Camryn: I haven’t been attached to one yet, but if I had to pick it would be Caedmon. He is a part of a small group that originated as pranksters but became mercenaries during the civil war. Caedmon is a gentle and strong man who has only loved one girl his whole life. He has internal struggles that I have in my own life and I find that I like him for how he is able to handle them.
Would you share an excerpt from your current work-in-progress?
The Falcon Master
Saige cried but didn't want to admit it. She hadn’t cried since she was fifteen. Why should she start now? Angrily, she wiped her tears away with the back of her hand. She couldn’t see through the rain and her tears and had absolutely no idea where she was going. Arrowynd, her mount, trotted along at her leisure. Eventually, Saige had the good sense to rein her horse in and take account of her surroundings. Her mouth fell open in surprise. They were much closer to her village of Kething than she thought.
The woods she had grown up playing by loomed before her in the cold mist. Though the sight of her childhood playground should have comforted her, a chill was gradually working up her spine to the nape of her neck. She shivered and rubbed the reins between her fingers in thought.
After the day her best friend, Jareth, disappeared into the woods, her foster parents forbade her from ever going near Sparevan Wood again. Her freedom was further restricted when reports reached the village of disappearances similar to Jareth’s all over Kilfatar and Muireach. One hundred and thirty children in total had vanished into the woods, all around the same age. They were not seen again. Saige was kept close to home until it was ingrained in her to never approach the forest.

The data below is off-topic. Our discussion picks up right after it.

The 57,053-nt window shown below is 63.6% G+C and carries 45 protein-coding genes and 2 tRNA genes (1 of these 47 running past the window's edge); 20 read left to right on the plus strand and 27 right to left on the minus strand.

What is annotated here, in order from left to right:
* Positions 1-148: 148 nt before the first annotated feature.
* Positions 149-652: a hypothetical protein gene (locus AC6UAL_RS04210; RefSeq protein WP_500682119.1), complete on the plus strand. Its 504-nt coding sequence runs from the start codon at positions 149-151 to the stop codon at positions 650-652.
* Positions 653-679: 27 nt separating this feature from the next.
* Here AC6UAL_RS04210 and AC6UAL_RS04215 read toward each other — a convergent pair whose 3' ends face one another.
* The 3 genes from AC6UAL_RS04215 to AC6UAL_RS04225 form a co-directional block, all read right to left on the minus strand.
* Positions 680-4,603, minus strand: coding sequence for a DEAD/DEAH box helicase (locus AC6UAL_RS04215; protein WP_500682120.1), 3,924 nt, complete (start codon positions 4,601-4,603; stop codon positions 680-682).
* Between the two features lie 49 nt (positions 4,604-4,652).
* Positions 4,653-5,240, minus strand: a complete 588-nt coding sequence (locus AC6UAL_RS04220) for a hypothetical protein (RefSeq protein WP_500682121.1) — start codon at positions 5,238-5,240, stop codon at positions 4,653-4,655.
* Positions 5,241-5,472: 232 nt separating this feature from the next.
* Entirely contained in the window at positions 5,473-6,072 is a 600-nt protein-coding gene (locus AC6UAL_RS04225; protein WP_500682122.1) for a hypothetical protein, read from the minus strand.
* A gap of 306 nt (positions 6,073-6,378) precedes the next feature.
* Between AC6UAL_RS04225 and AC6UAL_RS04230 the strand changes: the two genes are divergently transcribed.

And she hadn’t. Saige had been a good, obedient child, listening to what her elders said, doing as they told her. She was stubborn for sure, but good-hearted, which was why the fact that she still stood before the forest and hadn’t turned back yet baffled her.
Long after that day, when she would look back and try to explain what happened next, Saige would blame her rampant emotions, or say that she missed Jareth. Truthfully, however, she could not pinpoint quite why she went into the woods. Perhaps she did not see the floating lanterns of the will-o’-the-wisps dancing around inside the tree line, or perhaps she did not feel their magic draw her into the enchantment they spun.